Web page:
The language school of the Bordeaux doctor.
A typical example of learning while playing is that of a doctor from Bordeaux, who became famous at the beginning of the twentieth century.
This doctor, which was known by all as a devout Catholic, once went to Paris and came back with a lot of money (which allowed the evil tongues to say that he was more of a freemason than a Catholic!). With this money he bought in the outskirts of town, on the left of Gironde, a large piece of land, relatively near the richest district of Bordeaux. There he had four houses built: one of them in French style, another one in English style, a third one in German style, and the last one in Italian style. After that he went to each of the four countries to find teachers for the kindergarten, and he managed to have the Bordeaux middle-class to send their children to the school, which they did in the first place to get rid of the children, and afterwards because of the credit obtained from cooperating in the pedagogical experience of one of the best known doctors in town.
When he had all the children, he assembled them in the central playground of the property – it must be kept in mind that, in spite of the Atlantic humidity, Bordeaux has a mild – and told them: «Do you see? In that house they speak French, in that one they speak German, in the next one they speak English, and in the fourth one they speak Italian. You may go wherever you like, but you will only be able to get in and play if you speak the house language.»
The first day the children, who were from two to four years old, went into the French house, but, little by little and quite naturally they started going into the other houses, where the teacher only spoke the house language, and little by little the children learned without any effort the four languages of the experiment.
It was the doctor’s idea that the success depended on the fact that the children’s brains are very plastic, and they easily learn through anything: the words they hear, the lips’ movements, the language of games, and so on, but, for some of his defamers the experiment had worked because he had done it with rich children, who had a privileged intelligence.
Then the doctor went again to Paris and came back with more money, and publicly and with deliberation created a second school in the poorest and most underdeveloped district of Bordeaux, with huts inhabited by all sorts of immigrants (Algerian, Portuguese, Spanish…). Since he had money, the children who went to the second school were well fed and taken care of, and he had an enormous success with their parents. As in the previous example, he took them from the age they wanted and after two or three years the children had learnt not only the language of each of the houses where they went in to play, but also the street language of the children which attended the school (Arab, Portuguese, Spanish, etc.).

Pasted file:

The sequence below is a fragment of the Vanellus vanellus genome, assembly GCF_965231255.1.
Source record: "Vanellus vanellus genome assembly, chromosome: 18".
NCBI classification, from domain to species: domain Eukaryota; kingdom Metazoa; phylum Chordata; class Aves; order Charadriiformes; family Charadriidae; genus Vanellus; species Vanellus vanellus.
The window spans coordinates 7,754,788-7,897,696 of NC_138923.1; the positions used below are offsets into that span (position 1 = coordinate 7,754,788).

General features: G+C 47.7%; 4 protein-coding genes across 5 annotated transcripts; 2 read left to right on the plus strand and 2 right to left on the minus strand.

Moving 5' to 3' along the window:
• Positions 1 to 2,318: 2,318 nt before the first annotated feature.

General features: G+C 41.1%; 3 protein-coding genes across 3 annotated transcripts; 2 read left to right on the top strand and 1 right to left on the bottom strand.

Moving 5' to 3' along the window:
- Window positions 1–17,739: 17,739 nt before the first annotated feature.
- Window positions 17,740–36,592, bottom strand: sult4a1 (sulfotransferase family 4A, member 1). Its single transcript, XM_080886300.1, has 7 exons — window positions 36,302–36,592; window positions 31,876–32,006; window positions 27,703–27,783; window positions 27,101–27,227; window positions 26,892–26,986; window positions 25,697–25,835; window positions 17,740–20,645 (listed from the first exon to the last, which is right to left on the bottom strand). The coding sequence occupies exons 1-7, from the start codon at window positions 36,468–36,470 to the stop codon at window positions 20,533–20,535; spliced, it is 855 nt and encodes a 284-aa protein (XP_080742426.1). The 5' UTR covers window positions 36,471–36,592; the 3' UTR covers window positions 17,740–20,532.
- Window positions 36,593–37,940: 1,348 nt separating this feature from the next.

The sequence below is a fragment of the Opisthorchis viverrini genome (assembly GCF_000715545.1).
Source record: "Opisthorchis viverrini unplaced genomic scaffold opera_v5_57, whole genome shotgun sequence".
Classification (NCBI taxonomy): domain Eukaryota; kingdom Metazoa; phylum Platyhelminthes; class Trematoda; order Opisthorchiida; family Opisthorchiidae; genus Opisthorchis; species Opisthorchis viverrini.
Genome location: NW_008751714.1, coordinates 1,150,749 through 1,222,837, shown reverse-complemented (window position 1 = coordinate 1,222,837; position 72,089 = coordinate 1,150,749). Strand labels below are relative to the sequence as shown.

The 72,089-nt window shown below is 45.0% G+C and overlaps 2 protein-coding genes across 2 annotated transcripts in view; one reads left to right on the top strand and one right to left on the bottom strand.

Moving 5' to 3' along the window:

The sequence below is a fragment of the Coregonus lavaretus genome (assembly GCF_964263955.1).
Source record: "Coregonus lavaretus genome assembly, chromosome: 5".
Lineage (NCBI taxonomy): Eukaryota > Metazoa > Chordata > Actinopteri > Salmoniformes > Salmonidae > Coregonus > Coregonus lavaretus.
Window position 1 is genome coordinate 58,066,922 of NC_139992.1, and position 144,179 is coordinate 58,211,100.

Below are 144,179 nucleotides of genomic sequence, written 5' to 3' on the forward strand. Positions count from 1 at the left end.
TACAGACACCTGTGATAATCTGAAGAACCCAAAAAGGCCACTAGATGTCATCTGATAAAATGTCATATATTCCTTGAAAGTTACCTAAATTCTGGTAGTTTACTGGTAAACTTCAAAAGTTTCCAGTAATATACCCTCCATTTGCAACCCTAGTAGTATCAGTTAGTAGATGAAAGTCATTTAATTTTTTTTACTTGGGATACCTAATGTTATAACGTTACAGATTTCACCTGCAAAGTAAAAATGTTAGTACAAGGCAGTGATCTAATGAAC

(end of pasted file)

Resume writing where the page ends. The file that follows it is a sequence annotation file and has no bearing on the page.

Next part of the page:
Based on this experiment, the French Government made bilingual schools in Lorraine and Alsace, and in fact the children learnt three languages: German, French and their own: Alsatian or from Lorraine, depending on where they were from. The example was imitated in Holland. In Belgium, on the contrary, it was not possible because both the Flemish and the Walloon were more engaged in a language war, than interested in learning both of them.
And if we come back to our own situation, I think that with such experiences all our children would know four or five languages, and finally it would be the end of the fascist ghettos, which cause so much detriment both to lifelong Catalans and to immigrants.
This means that it would be exactly the opposite that happened when Franco agreed with the German government the emigration of Spanish workers for the German companies which needed cheap labour. The companies (as a condition from Franco, be it clear) built real ghettos with sleeping quarters, chapels, schools (these with the most fascist chaplains and teachers one could imagine) and even offices from the Banco de Bilbao or any other, so that the immigrants could send home the money they were receiving in small amounts. This fact caused that many workers went from sleeping quarters to factory and, after seven or eight years working there, they had not learnt one word of German, and they had not come to know anything of the town where they were living.
Agustí Chalaux de Subirà (1911-2006).
Translation: Loto Perrella.
Alexandre Deulofeu: «How shall we get to a universal confederation?».
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